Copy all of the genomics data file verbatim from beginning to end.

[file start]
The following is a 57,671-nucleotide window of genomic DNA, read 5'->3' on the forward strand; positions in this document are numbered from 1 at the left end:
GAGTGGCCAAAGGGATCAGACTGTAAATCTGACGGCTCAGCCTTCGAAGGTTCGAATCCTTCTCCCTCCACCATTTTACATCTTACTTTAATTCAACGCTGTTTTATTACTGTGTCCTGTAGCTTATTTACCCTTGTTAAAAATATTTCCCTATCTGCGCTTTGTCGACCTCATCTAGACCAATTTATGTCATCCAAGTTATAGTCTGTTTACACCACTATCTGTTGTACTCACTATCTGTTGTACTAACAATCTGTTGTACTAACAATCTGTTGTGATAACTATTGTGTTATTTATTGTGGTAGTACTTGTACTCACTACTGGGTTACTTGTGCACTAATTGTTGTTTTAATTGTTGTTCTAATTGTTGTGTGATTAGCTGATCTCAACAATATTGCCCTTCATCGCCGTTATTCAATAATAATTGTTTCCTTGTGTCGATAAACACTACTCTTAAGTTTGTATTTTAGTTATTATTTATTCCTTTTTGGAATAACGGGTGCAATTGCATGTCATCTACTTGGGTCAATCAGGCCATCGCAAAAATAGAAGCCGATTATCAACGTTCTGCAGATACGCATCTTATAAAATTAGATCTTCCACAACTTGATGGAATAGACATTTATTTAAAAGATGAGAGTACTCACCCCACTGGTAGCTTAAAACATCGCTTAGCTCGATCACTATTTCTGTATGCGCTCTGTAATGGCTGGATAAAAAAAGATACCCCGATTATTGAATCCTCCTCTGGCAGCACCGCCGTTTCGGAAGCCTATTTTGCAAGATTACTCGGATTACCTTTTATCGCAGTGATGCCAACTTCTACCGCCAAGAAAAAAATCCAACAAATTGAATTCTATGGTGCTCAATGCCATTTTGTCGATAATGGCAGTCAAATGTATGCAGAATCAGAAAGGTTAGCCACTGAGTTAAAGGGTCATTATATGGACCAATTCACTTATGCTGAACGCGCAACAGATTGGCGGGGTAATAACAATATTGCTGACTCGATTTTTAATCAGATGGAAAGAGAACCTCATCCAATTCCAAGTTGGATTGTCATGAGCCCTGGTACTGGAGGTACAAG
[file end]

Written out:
The following is a 57,671-nucleotide window of genomic DNA, read 5'->3' on the forward strand; positions in this document are numbered from 1 at the left end:
GAGTGGCCAAAGGGATCAGACTGTAAATCTGACGGCTCAGCCTTCGAAGGTTCGAATCCTTCTCCCTCCACCATTTTACATCTTACTTTAATTCAACGCTGTTTTATTACTGTGTCCTGTAGCTTATTTACCCTTGTTAAAAATATTTCCCTATCTGCGCTTTGTCGACCTCATCTAGACCAATTTATGTCATCCAAGTTATAGTCTGTTTACACCACTATCTGTTGTACTCACTATCTGTTGTACTAACAATCTGTTGTACTAACAATCTGTTGTGATAACTATTGTGTTATTTATTGTGGTAGTACTTGTACTCACTACTGGGTTACTTGTGCACTAATTGTTGTTTTAATTGTTGTTCTAATTGTTGTGTGATTAGCTGATCTCAACAATATTGCCCTTCATCGCCGTTATTCAATAATAATTGTTTCCTTGTGTCGATAAACACTACTCTTAAGTTTGTATTTTAGTTATTATTTATTCCTTTTTGGAATAACGGGTGCAATTGCATGTCATCTACTTGGGTCAATCAGGCCATCGCAAAAATAGAAGCCGATTATCAACGTTCTGCAGATACGCATCTTATAAAATTAGATCTTCCACAACTTGATGGAATAGACATTTATTTAAAAGATGAGAGTACTCACCCCACTGGTAGCTTAAAACATCGCTTAGCTCGATCACTATTTCTGTATGCGCTCTGTAATGGCTGGATAAAAAAAGATACCCCGATTATTGAATCCTCCTCTGGCAGCACCGCCGTTTCGGAAGCCTATTTTGCAAGATTACTCGGATTACCTTTTATCGCAGTGATGCCAACTTCTACCGCCAAGAAAAAAATCCAACAAATTGAATTCTATGGTGCTCAATGCCATTTTGTCGATAATGGCAGTCAAATGTATGCAGAATCAGAAAGGTTAGCCACTGAGTTAAAGGGTCATTATATGGACCAATTCACTTATGCTGAACGCGCAACAGATTGGCGGGGTAATAACAATATTGCTGACTCGATTTTTAATCAGATGGAAAGAGAACCTCATCCAATTCCAAGTTGGATTGTCATGAGCCCTGGTACTGGAGGTACAAG